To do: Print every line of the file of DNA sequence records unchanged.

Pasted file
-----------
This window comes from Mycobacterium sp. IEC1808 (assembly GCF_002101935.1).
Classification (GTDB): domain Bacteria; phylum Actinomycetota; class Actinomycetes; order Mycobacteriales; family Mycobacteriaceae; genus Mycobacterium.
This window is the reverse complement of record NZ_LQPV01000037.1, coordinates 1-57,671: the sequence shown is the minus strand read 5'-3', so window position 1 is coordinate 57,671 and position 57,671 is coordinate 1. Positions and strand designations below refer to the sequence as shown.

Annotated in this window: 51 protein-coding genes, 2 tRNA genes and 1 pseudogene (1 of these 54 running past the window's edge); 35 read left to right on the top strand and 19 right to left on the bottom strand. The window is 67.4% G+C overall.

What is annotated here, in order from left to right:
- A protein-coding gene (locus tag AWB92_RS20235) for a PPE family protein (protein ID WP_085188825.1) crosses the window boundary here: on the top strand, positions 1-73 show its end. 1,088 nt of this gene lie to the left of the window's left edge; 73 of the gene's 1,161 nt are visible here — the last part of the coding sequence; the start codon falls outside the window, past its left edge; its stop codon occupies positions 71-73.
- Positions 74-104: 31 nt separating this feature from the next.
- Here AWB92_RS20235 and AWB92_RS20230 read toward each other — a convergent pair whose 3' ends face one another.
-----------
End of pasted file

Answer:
This window comes from Mycobacterium sp. IEC1808 (assembly GCF_002101935.1).
Classification (GTDB): domain Bacteria; phylum Actinomycetota; class Actinomycetes; order Mycobacteriales; family Mycobacteriaceae; genus Mycobacterium.
This window is the reverse complement of record NZ_LQPV01000037.1, coordinates 1-57,671: the sequence shown is the minus strand read 5'-3', so window position 1 is coordinate 57,671 and position 57,671 is coordinate 1. Positions and strand designations below refer to the sequence as shown.

Annotated in this window: 51 protein-coding genes, 2 tRNA genes and 1 pseudogene (1 of these 54 running past the window's edge); 35 read left to right on the top strand and 19 right to left on the bottom strand. The window is 67.4% G+C overall.

What is annotated here, in order from left to right:
- A protein-coding gene (locus tag AWB92_RS20235) for a PPE family protein (protein ID WP_085188825.1) crosses the window boundary here: on the top strand, positions 1-73 show its end. 1,088 nt of this gene lie to the left of the window's left edge; 73 of the gene's 1,161 nt are visible here — the last part of the coding sequence; the start codon falls outside the window, past its left edge; its stop codon occupies positions 71-73.
- Positions 74-104: 31 nt separating this feature from the next.
- Here AWB92_RS20235 and AWB92_RS20230 read toward each other — a convergent pair whose 3' ends face one another.